The other reason I kept it up was because the notion of quitting never really seemed a viable option. (Which was strange because I had made quitting a bit of a lifestyle with things such as piano lessons, chemistry 12, a woodworking course and grade nine.) I had shared in the laughter as we made jokes about the other rookies who had quit because of a "sore back" which is a euphemism for "not tough enough". I had no good reason not to quit and quitting due to not liking it was the same as admitting that I was a sissy. So there I was, in the truck driving home in the middle of my fourth season, more experienced than all but my foreman.
I realized then that it just wasn't worth it for me. I realized through experience that there was a good chance that I would forget and wind up planting again so I decided to put into writing my motivation to not plant again. I did it in the form of a letter to myself listing exactly why I hated planting. Surprisingly this little action, that was as much a way to pass the time while getting a laugh as it was a serious letter became something of a legend. (A very humble legend of course) I have been shocked though by the number of people who mention this letter that I wrote years ago. The surprising thing for me is that the majority of the people who bring it up never even read the letter themselves.
I am on the cusp of starting my eighth season planting so obviously the note failed. I'm looking forward to the season so maybe I should give it a close read. Here it is, complete and unabridged:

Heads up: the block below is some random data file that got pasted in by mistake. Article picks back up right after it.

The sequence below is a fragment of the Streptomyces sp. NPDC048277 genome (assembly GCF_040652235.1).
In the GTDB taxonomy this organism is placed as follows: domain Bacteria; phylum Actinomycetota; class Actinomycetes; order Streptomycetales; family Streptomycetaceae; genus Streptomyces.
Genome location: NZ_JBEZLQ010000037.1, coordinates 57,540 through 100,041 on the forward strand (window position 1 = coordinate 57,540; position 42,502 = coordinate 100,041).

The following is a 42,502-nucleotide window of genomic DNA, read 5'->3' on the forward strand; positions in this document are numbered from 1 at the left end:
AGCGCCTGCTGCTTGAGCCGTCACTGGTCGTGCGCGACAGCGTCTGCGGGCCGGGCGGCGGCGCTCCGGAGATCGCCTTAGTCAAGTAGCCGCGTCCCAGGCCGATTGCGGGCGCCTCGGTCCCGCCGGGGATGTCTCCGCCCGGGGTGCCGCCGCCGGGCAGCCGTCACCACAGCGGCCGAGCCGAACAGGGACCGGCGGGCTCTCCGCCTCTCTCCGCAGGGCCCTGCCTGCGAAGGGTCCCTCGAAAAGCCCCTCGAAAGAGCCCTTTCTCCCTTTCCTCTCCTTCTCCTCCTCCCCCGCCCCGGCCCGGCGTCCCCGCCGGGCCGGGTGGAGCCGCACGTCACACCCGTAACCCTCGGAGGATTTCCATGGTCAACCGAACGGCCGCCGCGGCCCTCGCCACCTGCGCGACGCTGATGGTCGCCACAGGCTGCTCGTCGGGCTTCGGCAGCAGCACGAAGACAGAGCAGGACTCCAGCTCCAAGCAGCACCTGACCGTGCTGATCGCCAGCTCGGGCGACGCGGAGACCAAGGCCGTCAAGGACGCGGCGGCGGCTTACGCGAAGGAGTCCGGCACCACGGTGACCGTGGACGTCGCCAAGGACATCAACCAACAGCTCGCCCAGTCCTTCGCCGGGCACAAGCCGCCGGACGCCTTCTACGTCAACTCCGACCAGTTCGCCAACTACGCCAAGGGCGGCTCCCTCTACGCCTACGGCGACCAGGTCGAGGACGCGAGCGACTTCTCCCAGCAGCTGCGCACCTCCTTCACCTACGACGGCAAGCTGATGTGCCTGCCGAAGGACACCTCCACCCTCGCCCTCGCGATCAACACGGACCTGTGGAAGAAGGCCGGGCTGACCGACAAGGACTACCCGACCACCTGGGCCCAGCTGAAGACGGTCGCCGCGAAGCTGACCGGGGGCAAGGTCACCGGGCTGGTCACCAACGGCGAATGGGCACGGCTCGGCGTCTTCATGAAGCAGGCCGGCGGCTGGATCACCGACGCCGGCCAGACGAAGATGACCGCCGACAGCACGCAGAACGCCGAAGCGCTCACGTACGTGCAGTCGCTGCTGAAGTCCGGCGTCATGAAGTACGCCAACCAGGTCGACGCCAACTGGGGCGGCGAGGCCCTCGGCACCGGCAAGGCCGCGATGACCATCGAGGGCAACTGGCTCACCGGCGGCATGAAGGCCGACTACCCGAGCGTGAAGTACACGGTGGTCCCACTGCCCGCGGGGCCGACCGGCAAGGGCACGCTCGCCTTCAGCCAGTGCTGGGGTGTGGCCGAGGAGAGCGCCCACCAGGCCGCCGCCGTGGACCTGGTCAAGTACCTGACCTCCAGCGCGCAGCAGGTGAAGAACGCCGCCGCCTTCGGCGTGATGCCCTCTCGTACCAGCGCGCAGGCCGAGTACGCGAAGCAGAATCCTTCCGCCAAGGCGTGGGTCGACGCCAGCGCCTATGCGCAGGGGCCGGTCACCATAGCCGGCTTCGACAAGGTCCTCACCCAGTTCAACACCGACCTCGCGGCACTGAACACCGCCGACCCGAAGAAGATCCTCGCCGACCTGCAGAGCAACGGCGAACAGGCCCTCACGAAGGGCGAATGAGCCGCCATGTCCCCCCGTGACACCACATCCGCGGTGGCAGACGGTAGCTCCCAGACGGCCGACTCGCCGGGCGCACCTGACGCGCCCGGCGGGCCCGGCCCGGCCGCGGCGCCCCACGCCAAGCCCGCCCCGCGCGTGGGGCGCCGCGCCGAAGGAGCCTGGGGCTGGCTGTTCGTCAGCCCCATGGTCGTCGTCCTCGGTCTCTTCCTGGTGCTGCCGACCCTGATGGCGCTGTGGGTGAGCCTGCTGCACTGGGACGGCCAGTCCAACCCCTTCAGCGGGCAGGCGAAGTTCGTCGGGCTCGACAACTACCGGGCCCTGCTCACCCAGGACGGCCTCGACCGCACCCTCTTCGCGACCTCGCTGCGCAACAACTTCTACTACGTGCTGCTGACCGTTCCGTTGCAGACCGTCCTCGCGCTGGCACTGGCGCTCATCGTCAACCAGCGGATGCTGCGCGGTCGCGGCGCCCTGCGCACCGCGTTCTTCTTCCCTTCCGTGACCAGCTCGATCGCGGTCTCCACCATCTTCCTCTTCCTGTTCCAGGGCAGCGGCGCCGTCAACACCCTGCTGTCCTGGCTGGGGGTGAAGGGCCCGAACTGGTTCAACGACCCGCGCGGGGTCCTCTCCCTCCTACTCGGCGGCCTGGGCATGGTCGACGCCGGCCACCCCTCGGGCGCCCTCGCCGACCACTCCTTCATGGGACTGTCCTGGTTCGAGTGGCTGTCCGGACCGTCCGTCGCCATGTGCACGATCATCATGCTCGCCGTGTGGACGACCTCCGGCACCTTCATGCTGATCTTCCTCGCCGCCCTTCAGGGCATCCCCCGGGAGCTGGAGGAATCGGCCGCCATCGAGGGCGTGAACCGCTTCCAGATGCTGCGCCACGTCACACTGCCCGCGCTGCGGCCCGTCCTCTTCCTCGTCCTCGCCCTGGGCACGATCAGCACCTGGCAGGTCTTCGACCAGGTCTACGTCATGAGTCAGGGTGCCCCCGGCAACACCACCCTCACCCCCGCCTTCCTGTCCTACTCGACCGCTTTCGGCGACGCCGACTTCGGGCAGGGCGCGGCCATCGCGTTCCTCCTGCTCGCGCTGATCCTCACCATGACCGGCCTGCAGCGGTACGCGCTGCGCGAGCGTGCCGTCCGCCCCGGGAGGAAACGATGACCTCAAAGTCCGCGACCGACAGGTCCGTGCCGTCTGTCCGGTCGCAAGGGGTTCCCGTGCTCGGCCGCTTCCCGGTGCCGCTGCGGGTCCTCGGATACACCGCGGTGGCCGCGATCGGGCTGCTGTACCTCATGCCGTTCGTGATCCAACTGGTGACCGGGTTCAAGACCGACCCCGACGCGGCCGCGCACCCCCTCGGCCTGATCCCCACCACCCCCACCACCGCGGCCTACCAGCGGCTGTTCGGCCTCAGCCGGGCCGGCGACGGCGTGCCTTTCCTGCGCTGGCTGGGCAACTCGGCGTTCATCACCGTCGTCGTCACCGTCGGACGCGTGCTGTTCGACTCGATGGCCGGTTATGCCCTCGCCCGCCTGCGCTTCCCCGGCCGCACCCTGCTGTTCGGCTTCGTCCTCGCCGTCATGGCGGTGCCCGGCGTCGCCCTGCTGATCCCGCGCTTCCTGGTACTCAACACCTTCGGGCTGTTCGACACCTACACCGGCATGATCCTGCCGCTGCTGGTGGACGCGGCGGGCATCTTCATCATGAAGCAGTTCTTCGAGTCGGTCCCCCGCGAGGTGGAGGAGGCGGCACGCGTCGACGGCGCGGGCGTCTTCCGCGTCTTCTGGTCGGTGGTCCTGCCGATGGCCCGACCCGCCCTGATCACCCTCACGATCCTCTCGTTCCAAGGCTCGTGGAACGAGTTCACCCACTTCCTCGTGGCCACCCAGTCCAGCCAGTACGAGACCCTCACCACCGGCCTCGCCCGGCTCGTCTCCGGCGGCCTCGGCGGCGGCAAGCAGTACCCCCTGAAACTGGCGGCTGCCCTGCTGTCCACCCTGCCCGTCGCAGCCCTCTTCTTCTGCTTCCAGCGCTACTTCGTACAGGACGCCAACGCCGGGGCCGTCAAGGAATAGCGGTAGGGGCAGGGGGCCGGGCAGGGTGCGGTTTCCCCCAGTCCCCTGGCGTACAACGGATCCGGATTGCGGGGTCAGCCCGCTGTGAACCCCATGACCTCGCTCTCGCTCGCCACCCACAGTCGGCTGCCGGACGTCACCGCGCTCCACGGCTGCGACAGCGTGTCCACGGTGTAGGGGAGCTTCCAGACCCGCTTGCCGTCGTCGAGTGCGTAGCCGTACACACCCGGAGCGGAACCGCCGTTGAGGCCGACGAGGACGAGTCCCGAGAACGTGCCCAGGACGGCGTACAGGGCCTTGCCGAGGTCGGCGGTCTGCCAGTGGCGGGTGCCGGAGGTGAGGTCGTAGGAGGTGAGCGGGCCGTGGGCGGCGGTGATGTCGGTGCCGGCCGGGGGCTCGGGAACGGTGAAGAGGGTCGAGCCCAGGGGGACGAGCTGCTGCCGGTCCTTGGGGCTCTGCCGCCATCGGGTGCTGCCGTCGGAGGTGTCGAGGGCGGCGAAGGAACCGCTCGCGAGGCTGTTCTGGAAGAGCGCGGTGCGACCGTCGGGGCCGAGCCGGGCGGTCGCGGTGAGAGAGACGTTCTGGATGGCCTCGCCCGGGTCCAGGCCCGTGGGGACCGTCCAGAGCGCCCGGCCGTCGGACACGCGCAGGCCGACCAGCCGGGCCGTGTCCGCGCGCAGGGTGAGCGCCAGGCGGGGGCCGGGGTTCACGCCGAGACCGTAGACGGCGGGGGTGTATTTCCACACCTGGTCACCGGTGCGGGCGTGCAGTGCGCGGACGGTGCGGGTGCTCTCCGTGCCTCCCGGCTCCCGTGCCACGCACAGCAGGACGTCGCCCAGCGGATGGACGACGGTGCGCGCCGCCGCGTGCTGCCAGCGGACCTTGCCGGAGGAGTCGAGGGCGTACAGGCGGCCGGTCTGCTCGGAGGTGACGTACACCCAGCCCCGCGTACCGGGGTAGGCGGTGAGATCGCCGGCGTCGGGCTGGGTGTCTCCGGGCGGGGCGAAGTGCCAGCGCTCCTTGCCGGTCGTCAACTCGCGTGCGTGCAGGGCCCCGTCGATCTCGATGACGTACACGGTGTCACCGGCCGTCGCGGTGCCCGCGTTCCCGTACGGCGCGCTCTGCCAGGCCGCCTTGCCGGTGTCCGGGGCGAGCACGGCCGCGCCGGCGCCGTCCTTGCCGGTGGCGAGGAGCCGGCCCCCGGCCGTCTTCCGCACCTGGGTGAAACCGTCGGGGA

Dear Future Ed,
When you read this you will have forgotten about a few things concerning planting. Please read the following before considering season five. Planting sucks. It REALLY, REALLY, SUCKS.
There are lots of bugs. Mosquitos, no see-ums, black flies, and the annoying flies that circle your head forever. The plants are no better. Devil's club, stinging nettle, branches that trip you or stab you in the eye, mouth, nose or crotch. There are errant shovels into the knee or shin. The job is really boring and you always need to plant more trees. There are camps to set up and take down and of course reefers to unload. There are gong show days because of course no one ever knows what is going on.
Of course don't forget rain days. They are much colder and more miserable than you remember. There are trucks that get stuck or have flat tires. Some days are unbearably hot and others that are unbearably cold. Morning come too early and are far too cold. The weeks are long as are the days because there will be blocks that need to be closed off even if it means staying several hours late. The work is out of town so you will miss the best part about living in Kelowna, the summer. Baggin up in general sucks. Wet bags in the morning suck. Wet boot suck. Gettting out of the trucks in the morning sucks. Rocks, stick mat, grass mat, roots and creamy red rot that you can't plant suck.
Planting makes the whole body hurt but nobody gives any sympathy. Sometimes you go really hard but mistakes happen and replanting really, really, really sucks. You are always stuck in camp and days off are far too short. I've mentioned it already but rain days really suck. There are snow days, hail days, and sleet days. There are steep hills to plant and long walk ins. There are wasp nests as well. This list is not conclusive because there is too much to list. Don't be persuaded by promises of big money because the money isn't worth it.
Dangerous people to watch out out for are Lee Keller, Justus Smith, perhaps Clint (All whom are previous foreman who might have tried to get me to plant again) but most of all, ignore what Ed Smith tries to convince you. You don't remember. I am here and the job sucks. Please don't plant next year.